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Deferasirox

Generic Name: deferasirox (dee-FER-a-sir-ox)
Brand Name: Exjade

Deferasirox may cause severe and sometimes fatal kidney problems or liver problems. The risk may be greater in patients who already have kidney or liver problems. Lab tests, including kidney and liver function, will be performed while you use deferasirox to check for these problems. Be sure to keep all doctor and lab appointments.

Deferasirox may also cause severe and sometimes fatal stomach or bowel bleeding. The risk may be greater in elderly patients who have advanced blood or bone marrow cancer and/or low blood platelet counts.

Tell your doctor if you develop symptoms of kidney problems (eg, decreased urination) or liver problems (eg, yellowing of the skin or eyes; dark urine; pale stools; severe or persistent nausea, stomach pain, or loss of appetite). Tell your doctor if you develop symptoms of stomach or bowel bleeding (eg, stomach pain; black, tarry stools; vomit that looks like coffee grounds).


Deferasirox is used for:

Treating high levels of iron in the blood.

Deferasirox is an iron-chelating agent. It works by binding to the extra iron in the blood and removing it from the body.

Do NOT use deferasirox if:

  • you are allergic to any ingredient in deferasirox
  • you have severe kidney or liver problems, or very low blood platelet levels
  • you have certain blood or bone marrow problems (high-risk MDS) or advanced cancer

Contact your doctor or health care provider right away if any of these apply to you.

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Before using deferasirox:

Some medical conditions may interact with deferasirox. Tell your doctor or pharmacist if you have any medical conditions, especially if any of the following apply to you:

  • if you are pregnant, planning to become pregnant, or are breast-feeding
  • if you are taking any prescription or nonprescription medicine, herbal preparation, or dietary supplement
  • if you have allergies to medicines, foods, or other substances
  • if you have a history of kidney problems (eg, kidney failure), liver problems (eg, cirrhosis), or stomach or bowel problems (eg, bleeding, ulcers)
  • if you have cancer, blood or bone marrow problems, low blood platelets, vision or eye problems, hearing problems, or an infection
  • if you are dehydrated
  • if you are 65 years or older and have MDS

Some MEDICINES MAY INTERACT with deferasirox. Tell your health care provider if you are taking any other medicines, especially any of the following:

  • Anticoagulants (eg, warfarin), oral bisphosphonates (eg, alendronate), corticosteroids (eg, prednisone), or nonsteroidal anti-inflammatory drugs (NSAIDs) (eg, ibuprofen) because the risk of stomach or bowel ulcers or bleeding may be increased
  • Other iron-chelating medicines (eg, deferoxamine) because they may increase the risk of deferasirox's side effects
  • Cholestyramine, colesevelam, colestipol, fosphenytoin, phenobarbital, phenytoin, rifampin, or ritonavir because they may decrease deferasirox's effectiveness
  • Alosetron, caffeine, duloxetine, melatonin, paclitaxel, ramelteon, repaglinide, tacrine, theophyllines (eg, aminophylline), or tizanidine because the risk of their side effects may be increased by deferasirox
  • Alfentanil, aprepitant, budesonide, buspirone, conivaptan, cyclosporine, darifenacin, darunavir, dasatinib, dihydroergotamine, dronedarone, eletriptan, eplerenone, ergotamine, everolimus, felodipine, fentanyl, fluticasone, hormonal contraceptives (eg, birth control), indinavir, lopinavir, lovastatin, lurasidone, maraviroc, midazolam, nisoldipine, pimozide, quetiapine, quinidine, saquinavir, sildenafil, simvastatin, sirolimus, tacrolimus, tolvaptan, tipranavir, triazolam, ticagrelor, or vardenafil because their effectiveness may be decreased by deferasirox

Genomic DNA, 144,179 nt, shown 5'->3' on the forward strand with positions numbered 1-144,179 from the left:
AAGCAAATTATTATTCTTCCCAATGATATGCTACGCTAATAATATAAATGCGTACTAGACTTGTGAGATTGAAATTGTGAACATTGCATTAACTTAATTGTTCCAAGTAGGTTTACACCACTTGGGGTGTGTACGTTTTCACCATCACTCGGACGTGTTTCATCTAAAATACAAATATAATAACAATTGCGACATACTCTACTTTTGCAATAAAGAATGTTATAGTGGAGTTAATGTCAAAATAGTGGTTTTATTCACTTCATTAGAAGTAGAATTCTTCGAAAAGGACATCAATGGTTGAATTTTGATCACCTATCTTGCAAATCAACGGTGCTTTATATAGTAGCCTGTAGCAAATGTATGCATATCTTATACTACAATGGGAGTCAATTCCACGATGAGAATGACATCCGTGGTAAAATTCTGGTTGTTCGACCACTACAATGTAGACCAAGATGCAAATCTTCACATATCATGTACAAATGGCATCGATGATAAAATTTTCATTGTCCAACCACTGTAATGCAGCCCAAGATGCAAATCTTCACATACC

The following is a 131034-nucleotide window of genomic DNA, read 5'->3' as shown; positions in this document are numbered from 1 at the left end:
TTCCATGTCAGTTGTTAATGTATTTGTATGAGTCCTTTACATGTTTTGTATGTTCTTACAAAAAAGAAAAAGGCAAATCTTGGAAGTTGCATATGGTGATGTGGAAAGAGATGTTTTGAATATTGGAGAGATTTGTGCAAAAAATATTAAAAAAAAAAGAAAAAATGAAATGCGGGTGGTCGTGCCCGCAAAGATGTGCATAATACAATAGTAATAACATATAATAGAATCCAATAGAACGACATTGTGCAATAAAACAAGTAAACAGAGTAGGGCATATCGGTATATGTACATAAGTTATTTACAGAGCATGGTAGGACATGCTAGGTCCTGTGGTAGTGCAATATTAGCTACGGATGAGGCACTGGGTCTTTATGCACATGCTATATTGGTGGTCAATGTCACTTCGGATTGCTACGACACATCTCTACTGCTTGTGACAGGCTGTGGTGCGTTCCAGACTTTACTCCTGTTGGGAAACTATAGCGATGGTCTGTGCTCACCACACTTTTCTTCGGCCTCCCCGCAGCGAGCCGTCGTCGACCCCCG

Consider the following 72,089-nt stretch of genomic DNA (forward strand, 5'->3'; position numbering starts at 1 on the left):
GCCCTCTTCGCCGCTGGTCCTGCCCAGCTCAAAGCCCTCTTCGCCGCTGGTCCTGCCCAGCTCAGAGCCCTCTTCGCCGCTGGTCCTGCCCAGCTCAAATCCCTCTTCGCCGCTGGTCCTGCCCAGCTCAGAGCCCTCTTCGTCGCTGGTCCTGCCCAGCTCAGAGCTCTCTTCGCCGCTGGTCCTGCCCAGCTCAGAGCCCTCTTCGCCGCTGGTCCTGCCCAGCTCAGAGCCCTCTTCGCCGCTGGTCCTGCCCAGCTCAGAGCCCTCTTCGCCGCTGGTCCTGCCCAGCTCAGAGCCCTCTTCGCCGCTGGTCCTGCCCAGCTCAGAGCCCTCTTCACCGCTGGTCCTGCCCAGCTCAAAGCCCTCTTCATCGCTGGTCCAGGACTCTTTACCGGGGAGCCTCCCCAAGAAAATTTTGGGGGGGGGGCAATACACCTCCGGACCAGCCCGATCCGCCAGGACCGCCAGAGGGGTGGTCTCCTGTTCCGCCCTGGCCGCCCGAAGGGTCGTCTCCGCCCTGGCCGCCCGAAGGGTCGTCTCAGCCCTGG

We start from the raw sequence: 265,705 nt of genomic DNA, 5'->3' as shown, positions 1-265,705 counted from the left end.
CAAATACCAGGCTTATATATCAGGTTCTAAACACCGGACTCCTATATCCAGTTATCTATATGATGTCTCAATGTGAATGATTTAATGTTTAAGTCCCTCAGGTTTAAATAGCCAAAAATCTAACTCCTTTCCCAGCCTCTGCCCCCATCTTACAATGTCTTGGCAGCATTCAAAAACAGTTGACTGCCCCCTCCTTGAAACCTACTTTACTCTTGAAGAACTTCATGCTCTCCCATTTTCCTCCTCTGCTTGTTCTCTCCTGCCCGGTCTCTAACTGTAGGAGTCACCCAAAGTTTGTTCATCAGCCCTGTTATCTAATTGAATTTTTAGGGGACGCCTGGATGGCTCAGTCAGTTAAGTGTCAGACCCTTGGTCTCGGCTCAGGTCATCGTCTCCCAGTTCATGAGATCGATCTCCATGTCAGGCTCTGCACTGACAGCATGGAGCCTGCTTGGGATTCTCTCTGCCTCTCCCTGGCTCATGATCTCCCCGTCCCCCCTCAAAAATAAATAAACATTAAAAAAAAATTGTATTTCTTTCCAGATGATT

• Medicines that may harm the kidney (eg, aminoglycoside antibiotics [eg, gentamicin], amphotericin B, NSAIDs [eg, ibuprofen], tacrolimus, vancomycin) or the liver (eg, acetaminophen, methotrexate, ketoconazole, isoniazid, certain medicines for HIV infection) because the risk of kidney or liver side effects may be increased. Ask your doctor if you are unsure if any of your medicines might harm the kidney or liver

This may not be a complete list of all interactions that may occur. Ask your health care provider if deferasirox may interact with other medicines that you take. Check with your health care provider before you start, stop, or change the dose of any medicine.

How to use deferasirox:

Use deferasirox as directed by your doctor. Check the label on the medicine for exact dosing instructions.

  • Take deferasirox by mouth on an empty stomach at least 30 minutes before eating. Take it at the same time each day.
  • Do not chew or swallow the tablet whole. You must mix deferasirox with water, orange juice, or apple juice before you take it. Ask your doctor or pharmacist how much fluid you should use to mix your dose of deferasirox.
  • To mix deferasirox, place the tablet in the correct amount of water, orange juice, or apple juice. Stir well until the tablet has completely dissolved, then immediately drink all of the liquid. Rinse the container with an additional small amount of water, orange juice, or apple juice and drink the contents to ensure the entire dose is taken.
  • Take deferasirox on a regular schedule to get the most benefit from it.
  • Do not take an antacid that has aluminum in it at the same time you take deferasirox. If you take antacids that contain aluminum, ask your doctor or pharmacist how to take them with deferasirox.
  • If you miss a dose of deferasirox, take it as soon as possible. If it is almost time for your next dose, skip the missed dose and go back to your regular dosing schedule. Do not take 2 doses at once.

Ask your health care provider any questions you may have about how to use deferasirox.

Important safety information:

  • Deferasirox may cause dizziness. This effect may be worse if you take it with alcohol or certain medicines. Use deferasirox with caution. Do not drive or perform other possibly unsafe tasks until you know how you react to it.